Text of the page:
Heath hadn’t noticed his brothers enter the room. That is until a booming voice carried across the room, “Hell Jarrod, I might have known we’d find him lying around. That boy’ll find any excuse to get out of work.” Heath heart caught in his throat as he looked up at Nick and Jarrod’s smiling faces. They crossed the room to his bed and knelt down beside him. He could see the concern and love in both their faces. Heath looked at them without speaking; he didn’t trust himself to speak just yet. He didn’t want to cry in front of his brothers. Jarrod put his arm around Heath’s shoulder and nodded, “It’s ok Heath, we’ve come to take you home.”
The pardon from the governor took a little longer than they had hoped. But on December 10, with a full pardon in hand, and a splint binding his leg from thigh to foot Heath left the prison and headed home with his brothers.
The trip was difficult. Heath found the crutches hard to master and he depended more on his brother’s help to get around than he would have liked. The long trip home had an advantage though, as it gave them all time to relax and work through what had happened over the past several months. Jarrod shared Charlie’s last moments with Heath. He told him how he had come back to the ranch to set things straight with the boy – that at the end he had only wanted to do the right thing. Heath told them about his long, lonely journey and about Lupe.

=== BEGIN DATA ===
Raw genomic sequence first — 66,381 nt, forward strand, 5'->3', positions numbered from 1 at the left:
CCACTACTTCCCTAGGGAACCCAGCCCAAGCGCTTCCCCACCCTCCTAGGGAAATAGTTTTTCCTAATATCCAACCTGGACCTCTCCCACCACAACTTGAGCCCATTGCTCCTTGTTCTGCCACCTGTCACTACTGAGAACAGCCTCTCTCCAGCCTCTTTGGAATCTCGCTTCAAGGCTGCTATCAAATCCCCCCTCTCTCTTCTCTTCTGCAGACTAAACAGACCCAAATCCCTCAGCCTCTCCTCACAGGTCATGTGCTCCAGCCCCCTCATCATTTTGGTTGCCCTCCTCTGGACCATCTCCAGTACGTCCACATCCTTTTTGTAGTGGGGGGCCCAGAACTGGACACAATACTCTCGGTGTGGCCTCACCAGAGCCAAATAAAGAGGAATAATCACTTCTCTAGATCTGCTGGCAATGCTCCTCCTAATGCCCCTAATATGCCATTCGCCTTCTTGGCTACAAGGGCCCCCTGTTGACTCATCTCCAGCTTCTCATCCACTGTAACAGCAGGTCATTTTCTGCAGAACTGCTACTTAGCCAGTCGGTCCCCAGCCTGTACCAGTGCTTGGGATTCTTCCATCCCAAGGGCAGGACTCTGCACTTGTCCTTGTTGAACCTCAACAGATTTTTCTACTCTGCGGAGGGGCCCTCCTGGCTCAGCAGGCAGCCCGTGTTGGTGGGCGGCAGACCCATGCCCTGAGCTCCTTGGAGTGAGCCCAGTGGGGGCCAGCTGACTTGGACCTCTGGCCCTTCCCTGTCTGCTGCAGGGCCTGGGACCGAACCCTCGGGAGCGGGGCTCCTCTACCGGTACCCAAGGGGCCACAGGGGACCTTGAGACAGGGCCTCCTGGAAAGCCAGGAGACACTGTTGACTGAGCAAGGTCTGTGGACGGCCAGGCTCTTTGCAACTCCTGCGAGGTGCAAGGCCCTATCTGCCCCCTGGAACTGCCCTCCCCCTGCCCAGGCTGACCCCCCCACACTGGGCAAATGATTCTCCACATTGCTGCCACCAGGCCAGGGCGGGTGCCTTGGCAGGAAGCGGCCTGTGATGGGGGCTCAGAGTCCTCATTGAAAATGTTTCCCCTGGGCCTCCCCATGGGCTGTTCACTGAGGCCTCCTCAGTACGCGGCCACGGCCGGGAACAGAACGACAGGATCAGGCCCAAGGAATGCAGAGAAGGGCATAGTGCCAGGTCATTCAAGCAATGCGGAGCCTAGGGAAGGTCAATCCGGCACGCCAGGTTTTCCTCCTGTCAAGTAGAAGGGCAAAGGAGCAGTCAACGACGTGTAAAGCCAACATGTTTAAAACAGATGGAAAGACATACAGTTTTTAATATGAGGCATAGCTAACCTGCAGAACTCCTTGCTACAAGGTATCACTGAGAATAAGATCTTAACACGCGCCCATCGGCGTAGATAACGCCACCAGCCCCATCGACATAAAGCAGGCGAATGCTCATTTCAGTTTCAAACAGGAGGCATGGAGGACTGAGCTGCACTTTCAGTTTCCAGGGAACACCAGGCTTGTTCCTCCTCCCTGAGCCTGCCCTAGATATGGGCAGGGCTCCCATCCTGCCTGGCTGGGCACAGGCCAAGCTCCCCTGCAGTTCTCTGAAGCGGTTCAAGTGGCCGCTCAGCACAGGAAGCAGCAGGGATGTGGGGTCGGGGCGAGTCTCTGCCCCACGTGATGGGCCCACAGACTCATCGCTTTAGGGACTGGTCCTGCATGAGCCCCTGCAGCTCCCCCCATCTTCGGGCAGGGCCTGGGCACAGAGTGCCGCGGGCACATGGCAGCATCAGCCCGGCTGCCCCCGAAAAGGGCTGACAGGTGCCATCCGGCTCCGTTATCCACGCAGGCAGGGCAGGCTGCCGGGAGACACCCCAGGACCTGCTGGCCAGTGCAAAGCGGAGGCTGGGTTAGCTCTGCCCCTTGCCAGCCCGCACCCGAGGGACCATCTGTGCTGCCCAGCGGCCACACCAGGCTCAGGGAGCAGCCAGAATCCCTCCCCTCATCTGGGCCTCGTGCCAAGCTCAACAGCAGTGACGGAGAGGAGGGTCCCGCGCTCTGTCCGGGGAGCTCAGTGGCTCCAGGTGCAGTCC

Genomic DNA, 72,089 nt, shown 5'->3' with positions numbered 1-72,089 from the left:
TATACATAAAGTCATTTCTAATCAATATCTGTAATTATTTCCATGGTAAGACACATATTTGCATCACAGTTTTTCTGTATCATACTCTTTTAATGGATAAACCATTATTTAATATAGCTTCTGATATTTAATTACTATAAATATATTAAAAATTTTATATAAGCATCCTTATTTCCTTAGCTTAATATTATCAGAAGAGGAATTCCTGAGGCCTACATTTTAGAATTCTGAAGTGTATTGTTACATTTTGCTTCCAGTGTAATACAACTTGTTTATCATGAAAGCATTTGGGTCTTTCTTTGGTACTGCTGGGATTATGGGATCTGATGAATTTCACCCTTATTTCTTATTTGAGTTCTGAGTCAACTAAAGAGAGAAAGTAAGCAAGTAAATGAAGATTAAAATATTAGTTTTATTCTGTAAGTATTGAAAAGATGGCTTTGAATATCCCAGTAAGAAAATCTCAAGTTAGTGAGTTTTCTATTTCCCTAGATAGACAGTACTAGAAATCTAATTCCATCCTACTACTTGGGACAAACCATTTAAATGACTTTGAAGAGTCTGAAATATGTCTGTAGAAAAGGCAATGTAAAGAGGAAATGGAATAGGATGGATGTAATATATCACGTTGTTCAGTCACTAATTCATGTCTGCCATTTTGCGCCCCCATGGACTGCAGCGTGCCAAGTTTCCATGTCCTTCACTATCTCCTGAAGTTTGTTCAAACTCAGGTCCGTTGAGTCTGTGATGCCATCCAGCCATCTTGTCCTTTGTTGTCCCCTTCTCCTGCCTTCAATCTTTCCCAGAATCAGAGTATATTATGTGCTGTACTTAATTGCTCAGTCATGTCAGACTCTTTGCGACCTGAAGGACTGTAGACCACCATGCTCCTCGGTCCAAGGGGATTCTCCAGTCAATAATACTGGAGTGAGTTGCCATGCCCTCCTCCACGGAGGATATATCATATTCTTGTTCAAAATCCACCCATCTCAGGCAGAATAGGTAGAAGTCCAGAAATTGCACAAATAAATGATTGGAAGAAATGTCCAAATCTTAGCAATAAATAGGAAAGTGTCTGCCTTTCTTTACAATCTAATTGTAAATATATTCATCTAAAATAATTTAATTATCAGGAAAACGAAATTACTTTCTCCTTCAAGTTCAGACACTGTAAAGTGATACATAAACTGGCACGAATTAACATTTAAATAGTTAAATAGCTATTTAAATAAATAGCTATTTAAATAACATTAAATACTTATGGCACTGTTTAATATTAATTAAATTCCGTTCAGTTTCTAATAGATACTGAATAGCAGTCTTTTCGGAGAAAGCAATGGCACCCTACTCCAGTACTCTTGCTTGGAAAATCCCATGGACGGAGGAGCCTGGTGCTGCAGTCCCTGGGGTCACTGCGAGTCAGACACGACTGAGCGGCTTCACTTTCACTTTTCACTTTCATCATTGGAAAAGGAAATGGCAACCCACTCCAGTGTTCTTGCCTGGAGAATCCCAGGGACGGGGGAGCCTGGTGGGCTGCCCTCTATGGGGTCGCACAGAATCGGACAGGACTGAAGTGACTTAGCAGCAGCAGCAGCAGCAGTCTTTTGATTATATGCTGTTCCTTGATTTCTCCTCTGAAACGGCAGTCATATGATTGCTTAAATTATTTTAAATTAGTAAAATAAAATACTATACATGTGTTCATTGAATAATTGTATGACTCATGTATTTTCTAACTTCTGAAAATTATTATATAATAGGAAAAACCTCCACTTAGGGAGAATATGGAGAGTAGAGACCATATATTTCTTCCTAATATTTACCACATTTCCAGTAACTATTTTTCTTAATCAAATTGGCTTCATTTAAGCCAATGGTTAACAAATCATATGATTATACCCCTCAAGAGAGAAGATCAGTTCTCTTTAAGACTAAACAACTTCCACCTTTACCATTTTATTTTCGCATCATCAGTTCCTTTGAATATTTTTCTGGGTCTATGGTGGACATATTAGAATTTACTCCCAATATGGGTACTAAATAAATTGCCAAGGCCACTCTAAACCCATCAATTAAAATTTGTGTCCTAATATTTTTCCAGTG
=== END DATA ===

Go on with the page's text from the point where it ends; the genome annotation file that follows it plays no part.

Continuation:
Winter weather and rains slowed their trip home some too. By the time their train pulled into Stockton it was December 24. Heath was a little nervous as he carefully made his way down the steps to the station’s platform. It had taken he and Nick and Jarrod a little time to work through all their feelings about his leaving, he didn’t know what kind of response to expect from Audra and Mother. He needn’t have worried. As soon as she saw him, Audra squealed in delight and threw her arms around her big brother, causing them both to almost fall as they got tangled in his crutches. She laughed as she helped Heath regain his balance. “Oh Heath, it’s so good to have you home. This is the best Christmas present ever,” she smiled adoringly up at her big brother. Heath grinned back at her as Victoria came up and gently hugged her son. “Welcome home Heath,” she laid her head on his chest. Heath pulled her close to him. He looked around at his family, Audra was right this was the best Christmas ever.